2. Equilibrium chemical vapor deposition growth of Bernal-stacked bilayer graphene.

    PubMed

    Zhao, Pei; Kim, Sungjin; Chen, Xiao; Einarsson, Erik; Wang, Miao; Song, Yenan; Wang, Hongtao; Chiashi, Shohei; Xiang, Rong; Maruyama, Shigeo

    2014-11-25

    Using ethanol as the carbon source, self-limiting growth of AB-stacked bilayer graphene (BLG) has been achieved on Cu via an equilibrium chemical vapor deposition (CVD) process. We found that during this alcohol catalytic CVD (ACCVD) a source-gas pressure range exists to break the self-limitation of monolayer graphene on Cu, and at a certain equilibrium state it prefers to form uniform BLG with a high surface coverage of ∼94% and AB-stacking ratio of nearly 100%. More importantly, once the BLG is completed, this growth shows a self-limiting manner, and an extended ethanol flow time does not result in additional layers. We investigate the mechanism of this equilibrium BLG growth using isotopically labeled (13)C-ethanol and selective surface aryl functionalization, and results reveal that during the equilibrium ACCVD process a continuous substitution of graphene flakes occurs to the as-formed graphene and the BLG growth follows a layer-by-layer epitaxy mechanism. These phenomena are significantly in contrast to those observed for previously reported BLG growth using methane as precursor.

  3. Development and application of a numerical model of kinetic and equilibrium microbiological and geochemical reactions (BIOKEMOD)

    NASA Astrophysics Data System (ADS)

    Salvage, Karen M.; Yeh, Gour-Tsyh

    1998-08-01

    This paper presents the conceptual and mathematical development of the numerical model titled BIOKEMOD, and verification simulations performed using the model. BIOKEMOD is a general computer model for simulation of geochemical and microbiological reactions in batch aqueous solutions. BIOKEMOD may be coupled with hydrologic transport codes for simulation of chemically and biologically reactive transport. The chemical systems simulated may include any mixture of kinetic and equilibrium reactions. The pH, pe, and ionic strength may be specified or simulated. Chemical processes included are aqueous complexation, adsorption, ion-exchange and precipitation/dissolution. Microbiological reactions address growth of biomass and degradation of chemicals by microbial metabolism of substrates, nutrients, and electron acceptors. Inhibition or facilitation of growth due to the presence of specific chemicals and a lag period for microbial acclimation to new substrates may be simulated if significant in the system of interest. Chemical reactions controlled by equilibrium are solved using the law of mass action relating the thermodynamic equilibrium constant to the activities of the products and reactants. Kinetic chemical reactions are solved using reaction rate equations based on collision theory. Microbiologically mediated reactions for substrate removal and biomass growth are assumed to follow Monod kinetics modified for the potentially limiting effects of substrate, nutrient, and electron acceptor availability. BIOKEMOD solves the ordinary differential and algebraic equations of mixed geochemical and biogeochemical reactions using the Newton-Raphson method with full matrix pivoting. Simulations may be either steady state or transient. Input to the program includes the stoichiometry and parameters describing the relevant chemical and microbiological reactions, initial conditions, and sources/sinks for each chemical species. Output includes the chemical and biomass concentrations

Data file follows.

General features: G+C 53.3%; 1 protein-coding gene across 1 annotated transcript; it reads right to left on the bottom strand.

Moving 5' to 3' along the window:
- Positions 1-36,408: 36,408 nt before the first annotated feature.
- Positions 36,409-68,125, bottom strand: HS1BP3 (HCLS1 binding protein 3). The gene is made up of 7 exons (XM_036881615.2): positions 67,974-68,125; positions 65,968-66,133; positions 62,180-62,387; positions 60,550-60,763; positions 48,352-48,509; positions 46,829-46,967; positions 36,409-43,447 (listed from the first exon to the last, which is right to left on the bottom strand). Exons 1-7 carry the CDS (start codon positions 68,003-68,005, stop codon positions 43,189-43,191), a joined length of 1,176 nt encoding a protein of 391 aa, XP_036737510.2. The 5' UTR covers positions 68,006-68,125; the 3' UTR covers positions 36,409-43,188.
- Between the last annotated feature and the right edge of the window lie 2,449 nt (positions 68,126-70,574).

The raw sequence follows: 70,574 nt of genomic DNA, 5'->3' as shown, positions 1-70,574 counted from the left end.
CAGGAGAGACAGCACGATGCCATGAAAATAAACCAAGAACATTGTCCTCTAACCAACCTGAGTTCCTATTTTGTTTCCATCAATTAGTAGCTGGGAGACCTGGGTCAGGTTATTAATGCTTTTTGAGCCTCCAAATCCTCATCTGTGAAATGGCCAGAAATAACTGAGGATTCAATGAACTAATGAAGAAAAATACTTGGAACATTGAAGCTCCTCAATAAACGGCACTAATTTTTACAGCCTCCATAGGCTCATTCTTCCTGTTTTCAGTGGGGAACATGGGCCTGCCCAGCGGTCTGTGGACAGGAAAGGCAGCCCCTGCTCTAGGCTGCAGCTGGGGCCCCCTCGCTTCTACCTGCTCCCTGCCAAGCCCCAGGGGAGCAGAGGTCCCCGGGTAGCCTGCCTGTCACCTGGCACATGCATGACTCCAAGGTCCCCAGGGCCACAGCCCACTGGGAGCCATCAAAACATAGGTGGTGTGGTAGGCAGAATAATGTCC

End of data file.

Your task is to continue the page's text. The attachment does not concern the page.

4. On cooperative quasi-equilibrium models of transcriptional regulation.

    PubMed

    Mjolsness, Eric

    2007-04-01

    Mechanistic models for transcriptional regulation are derived using the methods of equilibrium statistical mechanics, to model equilibrating processes that occur at a fast time scale. These processes regulate slower changes in the synthesis and expression of transcription factors that feed back and cooperatively regulate transcription, forming a gene regulation network (GRN). We rederive and extend two previous quasi-equilibrium models of transcriptional regulation, and demonstrate circumstances under which they can be approximated at each transcription complex by feed-forward artificial neural network (ANN) models. A single-level mechanistic model can be approximated by a successfully applied phenomenological model of GRNs which is based on single-layer analog-valued ANNs. A two-level hierarchical mechanistic model, with separate activation states for modules and for the whole transcription complex, can be approximated by a two-layer feed-forward ANN in several related ways. The sufficient conditions demonstrated for the ANN approximations correspond biologically to large numbers of binding sites each of which have a small effect. A further extension to the single-level and two-level models allows one-dimensional chains of overlapping and/or energetically interacting binding sites within a module. Partition functions for these models can be constructed from stylized diagrams that indicate energetic and logical interactions between binary-valued state variables. All parameters in the mechanistic models, including the two approximations, can in principle be related to experimentally measurable free energy differences, among other observables.

  5. Understanding Chemical Equilibrium Using Entropy Analysis: The Relationship between [delta]S[subscript tot](sys[superscript o]) and the Equilibrium Constant

    ERIC Educational Resources Information Center

    Bindel, Thomas H.

    2010-01-01

    Entropy analyses as a function of the extent of reaction are presented for a number of physicochemical processes, including vaporization of a liquid, dimerization of nitrogen dioxide, and the autoionization of water. Graphs of the total entropy change versus the extent of reaction give a visual representation of chemical equilibrium and the second…